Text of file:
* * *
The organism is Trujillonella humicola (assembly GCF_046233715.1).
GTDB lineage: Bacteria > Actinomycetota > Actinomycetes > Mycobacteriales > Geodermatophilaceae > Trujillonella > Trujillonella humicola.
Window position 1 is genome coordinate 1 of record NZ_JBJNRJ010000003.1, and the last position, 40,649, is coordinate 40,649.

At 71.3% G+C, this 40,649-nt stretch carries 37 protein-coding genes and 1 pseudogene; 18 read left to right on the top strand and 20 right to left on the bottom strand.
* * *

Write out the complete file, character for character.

The organism is Trujillonella humicola (assembly GCF_046233715.1).
GTDB lineage: Bacteria > Actinomycetota > Actinomycetes > Mycobacteriales > Geodermatophilaceae > Trujillonella > Trujillonella humicola.
Window position 1 is genome coordinate 1 of record NZ_JBJNRJ010000003.1, and the last position, 40,649, is coordinate 40,649.

At 71.3% G+C, this 40,649-nt stretch carries 37 protein-coding genes and 1 pseudogene; 18 read left to right on the top strand and 20 right to left on the bottom strand.